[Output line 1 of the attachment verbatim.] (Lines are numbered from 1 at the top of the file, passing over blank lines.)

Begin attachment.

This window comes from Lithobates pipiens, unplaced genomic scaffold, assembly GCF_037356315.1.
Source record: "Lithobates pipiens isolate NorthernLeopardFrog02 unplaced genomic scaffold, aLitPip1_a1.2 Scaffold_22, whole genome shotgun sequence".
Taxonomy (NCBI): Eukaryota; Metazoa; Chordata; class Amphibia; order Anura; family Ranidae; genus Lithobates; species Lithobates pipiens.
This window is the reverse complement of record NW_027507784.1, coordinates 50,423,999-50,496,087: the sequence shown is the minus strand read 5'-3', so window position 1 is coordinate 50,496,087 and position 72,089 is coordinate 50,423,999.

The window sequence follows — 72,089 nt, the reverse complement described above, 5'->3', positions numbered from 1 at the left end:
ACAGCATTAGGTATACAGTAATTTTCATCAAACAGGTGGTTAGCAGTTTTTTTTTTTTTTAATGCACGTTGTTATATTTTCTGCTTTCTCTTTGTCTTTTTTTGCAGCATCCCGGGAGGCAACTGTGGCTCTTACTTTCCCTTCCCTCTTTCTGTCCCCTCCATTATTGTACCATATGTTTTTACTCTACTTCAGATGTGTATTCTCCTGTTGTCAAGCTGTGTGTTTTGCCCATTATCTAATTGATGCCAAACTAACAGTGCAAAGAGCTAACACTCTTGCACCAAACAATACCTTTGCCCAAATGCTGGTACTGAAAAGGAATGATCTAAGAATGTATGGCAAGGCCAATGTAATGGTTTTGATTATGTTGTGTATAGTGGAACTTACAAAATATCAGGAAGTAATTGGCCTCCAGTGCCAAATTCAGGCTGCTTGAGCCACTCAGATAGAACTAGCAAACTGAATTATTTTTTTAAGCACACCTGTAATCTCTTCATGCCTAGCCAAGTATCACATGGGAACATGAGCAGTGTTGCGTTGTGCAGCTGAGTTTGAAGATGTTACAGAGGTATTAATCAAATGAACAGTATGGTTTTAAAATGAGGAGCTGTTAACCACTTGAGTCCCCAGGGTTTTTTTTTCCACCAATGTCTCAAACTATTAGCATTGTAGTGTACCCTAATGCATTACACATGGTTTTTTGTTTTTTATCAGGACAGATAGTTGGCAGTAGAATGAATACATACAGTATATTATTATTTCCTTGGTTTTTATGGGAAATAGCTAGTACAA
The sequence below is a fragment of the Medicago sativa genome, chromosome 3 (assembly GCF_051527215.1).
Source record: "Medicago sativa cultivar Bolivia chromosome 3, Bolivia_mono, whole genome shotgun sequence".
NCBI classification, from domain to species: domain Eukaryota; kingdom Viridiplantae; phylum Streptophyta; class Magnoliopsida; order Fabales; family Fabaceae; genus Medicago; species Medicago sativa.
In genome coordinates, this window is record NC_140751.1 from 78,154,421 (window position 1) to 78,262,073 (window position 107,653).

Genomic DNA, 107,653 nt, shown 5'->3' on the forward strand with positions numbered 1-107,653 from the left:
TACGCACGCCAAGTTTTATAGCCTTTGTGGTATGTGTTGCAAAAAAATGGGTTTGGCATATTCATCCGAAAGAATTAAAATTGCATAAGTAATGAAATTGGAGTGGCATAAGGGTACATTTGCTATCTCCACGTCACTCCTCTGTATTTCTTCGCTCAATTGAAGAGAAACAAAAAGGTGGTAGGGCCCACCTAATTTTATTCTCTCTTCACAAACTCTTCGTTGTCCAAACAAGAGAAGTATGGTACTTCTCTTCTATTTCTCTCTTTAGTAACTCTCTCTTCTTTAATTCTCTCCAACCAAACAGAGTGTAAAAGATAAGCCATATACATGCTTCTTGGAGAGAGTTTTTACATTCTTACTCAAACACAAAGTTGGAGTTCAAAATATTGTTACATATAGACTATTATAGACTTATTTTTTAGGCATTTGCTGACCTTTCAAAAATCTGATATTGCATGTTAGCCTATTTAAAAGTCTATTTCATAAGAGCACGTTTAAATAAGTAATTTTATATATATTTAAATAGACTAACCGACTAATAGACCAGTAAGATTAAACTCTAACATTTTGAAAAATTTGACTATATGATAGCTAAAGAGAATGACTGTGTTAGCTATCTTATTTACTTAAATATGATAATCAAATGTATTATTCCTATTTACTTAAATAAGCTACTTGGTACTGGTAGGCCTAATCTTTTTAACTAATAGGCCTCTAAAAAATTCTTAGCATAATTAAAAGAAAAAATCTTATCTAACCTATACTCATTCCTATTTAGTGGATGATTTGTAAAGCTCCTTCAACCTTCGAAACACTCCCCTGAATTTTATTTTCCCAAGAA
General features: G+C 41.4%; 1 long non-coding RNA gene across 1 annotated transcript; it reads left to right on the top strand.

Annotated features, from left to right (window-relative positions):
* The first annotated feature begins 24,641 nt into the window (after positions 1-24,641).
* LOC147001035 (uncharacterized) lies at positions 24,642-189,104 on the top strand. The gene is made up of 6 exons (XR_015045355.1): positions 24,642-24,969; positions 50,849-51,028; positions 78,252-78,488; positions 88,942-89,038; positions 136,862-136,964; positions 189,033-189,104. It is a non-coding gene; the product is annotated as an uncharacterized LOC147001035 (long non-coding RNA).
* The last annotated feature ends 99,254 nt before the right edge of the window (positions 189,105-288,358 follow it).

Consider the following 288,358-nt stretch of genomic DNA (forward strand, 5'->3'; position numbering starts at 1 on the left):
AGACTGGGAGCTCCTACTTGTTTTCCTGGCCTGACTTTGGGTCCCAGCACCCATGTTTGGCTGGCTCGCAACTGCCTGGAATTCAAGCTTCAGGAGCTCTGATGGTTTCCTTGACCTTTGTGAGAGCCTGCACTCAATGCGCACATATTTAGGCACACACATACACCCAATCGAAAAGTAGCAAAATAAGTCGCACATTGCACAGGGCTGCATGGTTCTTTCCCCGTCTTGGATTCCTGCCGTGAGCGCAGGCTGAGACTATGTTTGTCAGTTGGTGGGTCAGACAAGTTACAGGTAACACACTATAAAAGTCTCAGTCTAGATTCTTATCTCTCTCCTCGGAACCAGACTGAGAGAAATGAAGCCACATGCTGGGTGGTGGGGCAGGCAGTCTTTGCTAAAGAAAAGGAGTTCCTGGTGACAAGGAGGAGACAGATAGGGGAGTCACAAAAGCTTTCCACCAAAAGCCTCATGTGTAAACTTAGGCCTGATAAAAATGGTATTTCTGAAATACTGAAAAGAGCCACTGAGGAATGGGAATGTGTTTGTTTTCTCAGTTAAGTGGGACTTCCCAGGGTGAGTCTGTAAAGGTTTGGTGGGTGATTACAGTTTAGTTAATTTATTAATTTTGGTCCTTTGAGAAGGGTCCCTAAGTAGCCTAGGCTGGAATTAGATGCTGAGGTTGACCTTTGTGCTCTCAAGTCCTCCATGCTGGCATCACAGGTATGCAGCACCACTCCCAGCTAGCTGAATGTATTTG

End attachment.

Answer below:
This window comes from Lithobates pipiens, unplaced genomic scaffold, assembly GCF_037356315.1.